While a tremendous fan of Real Time, I am nostalgic for a time when Politically Incorrect was on a network, free for anyone to stumble upon and engage in. Instead of Leno’s tedious monologue, or a random blonde actress promoting her movie on Letterman, you could see Whoopi Goldberg defend Vietnamese communism. Granted, the replacements are no short stacks. Stewart and Colbert have created an entirely new space for satire, where politicians and celebrities are subject to face-skewering and lampooning daily. But it isn’t always the place to find deep discussion amongst intellectual rivals with some extra juice from Carrot Top (who actually did bring a lot to the debate.) Between the two shows, there is only 42 minutes of air time, with the emphasis on comedic bits, as opposed to tough conversations with comedic breaks. And Stewart’s constant refusal to give a full throated defense of his show as a voice of a cynical, politically ambiguous generation Y and the millenials disappoints. While many think that The Daily Show would be like going into the lion’s den for politicians, it’s nothing compared to Real Time. Stewart still has been accused of throne sniffing multiple times, with an infamously soft interview with John Kerry during the 2004 elections. He has friendly relations with Bill O’Reilly (seemingly his journalistic antithesis), and is likely never to challenge a guest so much they shut down the interview and vow never to return. Bill Maher did just that with Senator Allan Simpson, on the ridiculously sensitive subject of Matthew Sheppard, the gay man beaten to death by two hetero men. Bill Maher manages to scrap with people of all walks of life without coming off as cantankerous or one sided, which takes courage. He once threw an audience member out when their 9/11 truther tinged heckling got out of hand. Say what you want about him, but he is not cowardly. And TV these days is full of cowards.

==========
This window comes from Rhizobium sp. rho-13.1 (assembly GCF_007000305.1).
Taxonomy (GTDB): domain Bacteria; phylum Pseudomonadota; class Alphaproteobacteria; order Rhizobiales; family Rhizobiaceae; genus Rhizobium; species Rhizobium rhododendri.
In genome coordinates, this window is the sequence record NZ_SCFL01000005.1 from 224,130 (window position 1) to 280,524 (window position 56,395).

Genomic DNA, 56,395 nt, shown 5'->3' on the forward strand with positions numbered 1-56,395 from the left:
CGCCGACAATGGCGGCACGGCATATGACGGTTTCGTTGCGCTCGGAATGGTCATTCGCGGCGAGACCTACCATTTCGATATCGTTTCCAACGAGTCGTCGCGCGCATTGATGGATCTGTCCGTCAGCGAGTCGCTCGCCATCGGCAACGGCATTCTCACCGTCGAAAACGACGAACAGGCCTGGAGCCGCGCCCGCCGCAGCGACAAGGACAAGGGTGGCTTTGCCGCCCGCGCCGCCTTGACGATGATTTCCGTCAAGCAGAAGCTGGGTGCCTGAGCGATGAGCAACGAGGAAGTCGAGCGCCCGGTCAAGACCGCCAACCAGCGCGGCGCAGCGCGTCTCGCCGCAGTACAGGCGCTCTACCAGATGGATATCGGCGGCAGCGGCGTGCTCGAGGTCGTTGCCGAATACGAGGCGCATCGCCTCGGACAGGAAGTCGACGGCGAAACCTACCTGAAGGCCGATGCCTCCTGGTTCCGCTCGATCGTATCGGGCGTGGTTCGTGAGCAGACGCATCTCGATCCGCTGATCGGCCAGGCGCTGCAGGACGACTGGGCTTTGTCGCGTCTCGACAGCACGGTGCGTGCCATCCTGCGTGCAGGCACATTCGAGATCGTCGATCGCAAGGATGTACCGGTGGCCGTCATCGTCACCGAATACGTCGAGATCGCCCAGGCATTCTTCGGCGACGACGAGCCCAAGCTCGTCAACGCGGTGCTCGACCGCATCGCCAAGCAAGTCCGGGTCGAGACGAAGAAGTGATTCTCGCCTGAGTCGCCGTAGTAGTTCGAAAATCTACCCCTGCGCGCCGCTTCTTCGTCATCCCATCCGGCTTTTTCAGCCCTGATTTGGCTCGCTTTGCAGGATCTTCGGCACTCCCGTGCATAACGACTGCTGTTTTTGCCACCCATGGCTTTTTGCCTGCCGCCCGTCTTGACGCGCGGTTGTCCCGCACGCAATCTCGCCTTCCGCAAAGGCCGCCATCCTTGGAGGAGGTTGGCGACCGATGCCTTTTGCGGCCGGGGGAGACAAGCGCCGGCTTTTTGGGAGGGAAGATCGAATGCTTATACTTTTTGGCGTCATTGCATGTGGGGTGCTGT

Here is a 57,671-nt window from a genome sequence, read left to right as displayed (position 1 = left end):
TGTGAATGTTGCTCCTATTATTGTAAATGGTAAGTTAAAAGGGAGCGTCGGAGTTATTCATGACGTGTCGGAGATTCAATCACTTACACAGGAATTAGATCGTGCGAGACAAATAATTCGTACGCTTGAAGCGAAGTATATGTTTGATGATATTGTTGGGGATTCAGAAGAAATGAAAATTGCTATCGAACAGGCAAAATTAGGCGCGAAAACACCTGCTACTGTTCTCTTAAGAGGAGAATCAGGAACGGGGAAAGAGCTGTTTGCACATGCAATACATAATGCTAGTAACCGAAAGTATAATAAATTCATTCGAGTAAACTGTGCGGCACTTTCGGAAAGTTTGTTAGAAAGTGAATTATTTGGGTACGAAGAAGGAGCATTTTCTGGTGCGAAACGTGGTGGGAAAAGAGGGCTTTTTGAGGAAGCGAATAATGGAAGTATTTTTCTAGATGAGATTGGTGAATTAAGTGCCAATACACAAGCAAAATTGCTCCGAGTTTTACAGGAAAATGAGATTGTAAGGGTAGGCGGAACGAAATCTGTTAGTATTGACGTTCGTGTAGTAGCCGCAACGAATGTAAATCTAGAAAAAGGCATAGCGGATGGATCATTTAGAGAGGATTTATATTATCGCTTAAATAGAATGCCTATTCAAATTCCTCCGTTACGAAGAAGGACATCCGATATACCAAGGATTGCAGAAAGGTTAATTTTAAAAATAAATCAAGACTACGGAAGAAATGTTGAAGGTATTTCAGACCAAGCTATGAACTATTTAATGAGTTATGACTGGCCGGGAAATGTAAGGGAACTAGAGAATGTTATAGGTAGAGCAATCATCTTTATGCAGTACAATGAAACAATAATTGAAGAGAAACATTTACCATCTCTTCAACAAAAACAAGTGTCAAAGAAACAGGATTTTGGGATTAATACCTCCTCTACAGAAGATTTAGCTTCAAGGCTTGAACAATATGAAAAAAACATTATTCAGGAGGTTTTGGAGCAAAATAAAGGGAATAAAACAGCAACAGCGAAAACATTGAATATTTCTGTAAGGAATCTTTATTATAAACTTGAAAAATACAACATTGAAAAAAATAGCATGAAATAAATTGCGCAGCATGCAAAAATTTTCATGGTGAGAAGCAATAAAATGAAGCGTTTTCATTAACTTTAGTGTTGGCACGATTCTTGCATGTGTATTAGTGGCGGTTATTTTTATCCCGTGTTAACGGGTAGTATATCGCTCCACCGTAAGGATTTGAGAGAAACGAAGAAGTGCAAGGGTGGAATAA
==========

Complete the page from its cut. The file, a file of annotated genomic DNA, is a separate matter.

The island-set Survivor debuted in 2000 and its franchises were some of the top rated shows in the country as Politically Incorrect was run out of town in 2002. Instead of discussing Afghanistan’s Northern Alliance, we were discussing Richard and Rudy’s alliance on a no name island somewhere. Soon, zillions of hours of TV time were being filled with “reality” programming. There was still some serious dramas being made, but not for broadcast, which most Americans have better access to than a doctor. The Wire, profiling crime-ridden Baltimore has been hailed as the best television show all time. A detective in that show is trying to get some wire taps on gang members. When he confides in his superior that the judge won’t approve the wiretaps for these drug gangs, the superior simply adds “Mohammed” to all the suspects’ names, and the wire tap warrant is approved. An amazing illustration of crime fighting in modern America, showing the direct effects of the fear generated by September 11th. Most Americans missed these vignettes though, as they happened on HBO. The Sopranos too make similar points, but again, on premium cable. It’s not just drama and Bill Maher that have fled. Science programming is much better consumed online than any free channel. If you don’t believe me, go looking for a TED talk on NBC, ABC or CBS.

Reality TV is unreal and deleterious, so much so that we have two meanings of “reality” now. When we use “reality” in the context of the television genre, the definition is the opposite; heavily edited video footage. And what is a better opposite of heavily edited footage than real time footage?  Bill Maher’s show is the true reality. Bill Maher hosts a salon of the bright and controversial in real time; it’s a shame this salon is no longer open to the public. The only salon we can all sit in are singing competitions and badly run kitchens.